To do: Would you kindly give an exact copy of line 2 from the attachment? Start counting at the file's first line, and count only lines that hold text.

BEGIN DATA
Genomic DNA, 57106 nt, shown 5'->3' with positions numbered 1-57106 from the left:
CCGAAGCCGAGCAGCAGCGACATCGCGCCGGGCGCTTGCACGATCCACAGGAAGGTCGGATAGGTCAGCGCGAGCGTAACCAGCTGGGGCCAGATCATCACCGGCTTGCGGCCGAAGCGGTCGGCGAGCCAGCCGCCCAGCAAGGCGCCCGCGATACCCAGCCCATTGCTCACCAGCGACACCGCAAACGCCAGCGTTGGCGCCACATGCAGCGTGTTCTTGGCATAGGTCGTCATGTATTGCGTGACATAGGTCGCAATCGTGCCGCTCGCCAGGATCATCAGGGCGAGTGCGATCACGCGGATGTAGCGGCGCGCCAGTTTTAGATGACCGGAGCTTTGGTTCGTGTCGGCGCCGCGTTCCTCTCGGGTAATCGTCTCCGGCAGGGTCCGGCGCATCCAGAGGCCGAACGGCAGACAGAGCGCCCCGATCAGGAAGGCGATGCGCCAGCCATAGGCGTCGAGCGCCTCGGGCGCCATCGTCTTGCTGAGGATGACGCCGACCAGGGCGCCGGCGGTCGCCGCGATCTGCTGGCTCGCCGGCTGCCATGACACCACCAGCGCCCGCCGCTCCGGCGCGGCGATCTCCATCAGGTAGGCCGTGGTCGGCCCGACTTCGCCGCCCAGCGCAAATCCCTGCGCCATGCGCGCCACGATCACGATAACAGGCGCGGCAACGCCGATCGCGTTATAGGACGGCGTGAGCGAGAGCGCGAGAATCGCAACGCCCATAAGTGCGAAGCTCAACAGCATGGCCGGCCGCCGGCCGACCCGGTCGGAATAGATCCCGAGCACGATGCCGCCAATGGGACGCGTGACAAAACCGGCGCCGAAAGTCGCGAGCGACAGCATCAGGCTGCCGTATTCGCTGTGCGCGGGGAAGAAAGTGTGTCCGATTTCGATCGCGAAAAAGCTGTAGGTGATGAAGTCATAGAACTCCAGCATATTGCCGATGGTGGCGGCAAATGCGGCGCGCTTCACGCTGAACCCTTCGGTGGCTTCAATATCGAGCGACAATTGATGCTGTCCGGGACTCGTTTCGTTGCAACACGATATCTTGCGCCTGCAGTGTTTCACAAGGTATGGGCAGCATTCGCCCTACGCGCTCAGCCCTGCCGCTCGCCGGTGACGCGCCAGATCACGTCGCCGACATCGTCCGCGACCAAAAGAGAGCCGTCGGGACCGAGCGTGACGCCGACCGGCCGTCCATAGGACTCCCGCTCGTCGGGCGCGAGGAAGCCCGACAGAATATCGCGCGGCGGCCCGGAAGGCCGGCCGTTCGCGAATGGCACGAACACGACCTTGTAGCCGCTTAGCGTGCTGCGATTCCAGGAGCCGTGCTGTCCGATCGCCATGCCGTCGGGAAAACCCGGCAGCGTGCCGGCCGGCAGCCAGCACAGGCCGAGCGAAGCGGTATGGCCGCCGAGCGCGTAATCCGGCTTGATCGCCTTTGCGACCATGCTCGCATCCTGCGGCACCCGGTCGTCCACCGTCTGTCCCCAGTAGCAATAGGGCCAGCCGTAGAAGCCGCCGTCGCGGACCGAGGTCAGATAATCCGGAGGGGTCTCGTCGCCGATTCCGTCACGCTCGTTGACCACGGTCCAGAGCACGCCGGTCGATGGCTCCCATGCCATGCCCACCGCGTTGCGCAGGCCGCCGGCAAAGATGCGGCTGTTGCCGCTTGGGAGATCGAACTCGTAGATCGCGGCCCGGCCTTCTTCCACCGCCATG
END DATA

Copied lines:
CCGAAGCCGAGCAGCAGCGACATCGCGCCGGGCGCTTGCACGATCCACAGGAAGGTCGGATAGGTCAGCGCGAGCGTAACCAGCTGGGGCCAGATCATCACCGGCTTGCGGCCGAAGCGGTCGGCGAGCCAGCCGCCCAGCAAGGCGCCCGCGATACCCAGCCCATTGCTCACCAGCGACACCGCAAACGCCAGCGTTGGCGCCACATGCAGCGTGTTCTTGGCATAGGTCGTCATGTATTGCGTGACATAGGTCGCAATCGTGCCGCTCGCCAGGATCATCAGGGCGAGTGCGATCACGCGGATGTAGCGGCGCGCCAGTTTTAGATGACCGGAGCTTTGGTTCGTGTCGGCGCCGCGTTCCTCTCGGGTAATCGTCTCCGGCAGGGTCCGGCGCATCCAGAGGCCGAACGGCAGACAGAGCGCCCCGATCAGGAAGGCGATGCGCCAGCCATAGGCGTCGAGCGCCTCGGGCGCCATCGTCTTGCTGAGGATGACGCCGACCAGGGCGCCGGCGGTCGCCGCGATCTGCTGGCTCGCCGGCTGCCATGACACCACCAGCGCCCGCCGCTCCGGCGCGGCGATCTCCATCAGGTAGGCCGTGGTCGGCCCGACTTCGCCGCCCAGCGCAAATCCCTGCGCCATGCGCGCCACGATCACGATAACAGGCGCGGCAACGCCGATCGCGTTATAGGACGGCGTGAGCGAGAGCGCGAGAATCGCAACGCCCATAAGTGCGAAGCTCAACAGCATGGCCGGCCGCCGGCCGACCCGGTCGGAATAGATCCCGAGCACGATGCCGCCAATGGGACGCGTGACAAAACCGGCGCCGAAAGTCGCGAGCGACAGCATCAGGCTGCCGTATTCGCTGTGCGCGGGGAAGAAAGTGTGTCCGATTTCGATCGCGAAAAAGCTGTAGGTGATGAAGTCATAGAACTCCAGCATATTGCCGATGGTGGCGGCAAATGCGGCGCGCTTCACGCTGAACCCTTCGGTGGCTTCAATATCGAGCGACAATTGATGCTGTCCGGGACTCGTTTCGTTGCAACACGATATCTTGCGCCTGCAGTGTTTCACAAGGTATGGGCAGCATTCGCCCTACGCGCTCAGCCCTGCCGCTCGCCGGTGACGCGCCAGATCACGTCGCCGACATCGTCCGCGACCAAAAGAGAGCCGTCGGGACCGAGCGTGACGCCGACCGGCCGTCCATAGGACTCCCGCTCGTCGGGCGCGAGGAAGCCCGACAGAATATCGCGCGGCGGCCCGGAAGGCCGGCCGTTCGCGAATGGCACGAACACGACCTTGTAGCCGCTTAGCGTGCTGCGATTCCAGGAGCCGTGCTGTCCGATCGCCATGCCGTCGGGAAAACCCGGCAGCGTGCCGGCCGGCAGCCAGCACAGGCCGAGCGAAGCGGTATGGCCGCCGAGCGCGTAATCCGGCTTGATCGCCTTTGCGACCATGCTCGCATCCTGCGGCACCCGGTCGTCCACCGTCTGTCCCCAGTAGCAATAGGGCCAGCCGTAGAAGCCGCCGTCGCGGACCGAGGTCAGATAATCCGGAGGGGTCTCGTCGCCGATTCCGTCACGCTCGTTGACCACGGTCCAGAGCACGCCGGTCGATGGCTCCCATGCCATGCCCACCGCGTTGCGCAGGCCGCCGGCAAAGATGCGGCTGTTGCCGCTTGGGAGATCGAACTCGTAGATCGCGGCCCGGCCTTCTTCCACCGCCATG